Bowl with imaginary composite flowers

Period: Qing dynasty (1644–1911), Daoguang mark and period (1821–50)

Culture: China

Medium: Porcelain painted with colored enamels over a transparent glaze (Jingdezhen ware)

Dimensions: H. 3 1/4 in. (8.3 cm); Diam. 7 1/4 in. (18.4 cm)

Classification: Ceramics

Credit Line: Purchase by subscription, 1879

Accession Number: 79.2.536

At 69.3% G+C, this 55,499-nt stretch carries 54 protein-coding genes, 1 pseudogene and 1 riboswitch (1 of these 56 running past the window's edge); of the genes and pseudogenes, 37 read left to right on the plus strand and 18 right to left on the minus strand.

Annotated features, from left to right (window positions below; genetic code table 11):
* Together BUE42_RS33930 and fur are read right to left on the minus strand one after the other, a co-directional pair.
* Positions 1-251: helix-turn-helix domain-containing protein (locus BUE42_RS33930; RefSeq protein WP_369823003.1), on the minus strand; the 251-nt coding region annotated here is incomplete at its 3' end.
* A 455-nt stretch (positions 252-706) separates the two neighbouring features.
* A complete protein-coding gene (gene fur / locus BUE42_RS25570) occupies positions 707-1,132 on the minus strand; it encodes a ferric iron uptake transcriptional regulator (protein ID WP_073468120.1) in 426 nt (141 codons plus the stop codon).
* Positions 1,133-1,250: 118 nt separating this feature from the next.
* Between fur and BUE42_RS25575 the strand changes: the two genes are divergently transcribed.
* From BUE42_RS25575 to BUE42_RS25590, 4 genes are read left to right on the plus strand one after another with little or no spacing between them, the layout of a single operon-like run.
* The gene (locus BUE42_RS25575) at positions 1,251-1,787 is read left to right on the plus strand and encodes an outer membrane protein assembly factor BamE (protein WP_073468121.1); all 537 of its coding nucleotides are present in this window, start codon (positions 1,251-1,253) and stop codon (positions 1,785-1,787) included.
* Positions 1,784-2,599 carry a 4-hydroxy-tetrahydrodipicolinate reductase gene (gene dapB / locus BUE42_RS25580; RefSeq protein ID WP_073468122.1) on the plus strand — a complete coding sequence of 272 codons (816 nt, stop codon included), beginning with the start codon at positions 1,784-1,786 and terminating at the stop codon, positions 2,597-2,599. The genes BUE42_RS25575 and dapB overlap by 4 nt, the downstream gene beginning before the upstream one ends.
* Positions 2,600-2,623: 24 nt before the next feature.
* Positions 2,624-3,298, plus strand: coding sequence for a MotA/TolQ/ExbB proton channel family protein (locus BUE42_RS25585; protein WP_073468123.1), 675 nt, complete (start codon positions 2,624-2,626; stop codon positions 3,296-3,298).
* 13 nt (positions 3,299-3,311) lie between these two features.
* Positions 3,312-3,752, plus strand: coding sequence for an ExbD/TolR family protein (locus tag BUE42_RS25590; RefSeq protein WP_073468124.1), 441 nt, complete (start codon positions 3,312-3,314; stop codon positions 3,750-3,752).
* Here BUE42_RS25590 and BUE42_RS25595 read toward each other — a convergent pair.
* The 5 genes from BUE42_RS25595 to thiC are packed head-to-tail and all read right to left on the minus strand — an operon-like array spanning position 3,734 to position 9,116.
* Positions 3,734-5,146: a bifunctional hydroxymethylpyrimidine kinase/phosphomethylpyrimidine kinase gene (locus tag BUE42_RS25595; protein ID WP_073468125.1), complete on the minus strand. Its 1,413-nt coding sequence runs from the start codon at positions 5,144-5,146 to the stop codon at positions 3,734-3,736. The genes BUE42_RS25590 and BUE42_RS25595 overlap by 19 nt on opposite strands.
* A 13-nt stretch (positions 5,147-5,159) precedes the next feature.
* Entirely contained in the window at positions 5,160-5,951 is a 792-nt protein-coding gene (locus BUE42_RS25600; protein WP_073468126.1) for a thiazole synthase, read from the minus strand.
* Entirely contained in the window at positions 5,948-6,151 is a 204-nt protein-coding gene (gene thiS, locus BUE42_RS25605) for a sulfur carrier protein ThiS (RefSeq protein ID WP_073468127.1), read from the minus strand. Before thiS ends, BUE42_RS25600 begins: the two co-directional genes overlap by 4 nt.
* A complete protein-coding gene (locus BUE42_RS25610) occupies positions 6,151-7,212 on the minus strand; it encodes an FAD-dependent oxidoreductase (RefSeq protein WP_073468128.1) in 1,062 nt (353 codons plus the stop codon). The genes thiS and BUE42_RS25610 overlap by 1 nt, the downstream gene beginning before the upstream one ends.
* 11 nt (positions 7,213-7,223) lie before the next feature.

The blossoms and leaves on this bowl illustrate an imaginary flower that combines elements of the peony, lotus, chrysanthemum, pomegranate, and other plants. Intended to represent majesty and beauty, this decorative flower (often known as a baoxianghua) first appeared in the sixth or seventh century. Flowers are not found as motifs in Chinese art prior to this period, and it is possible they were introduced with Buddhist imagery.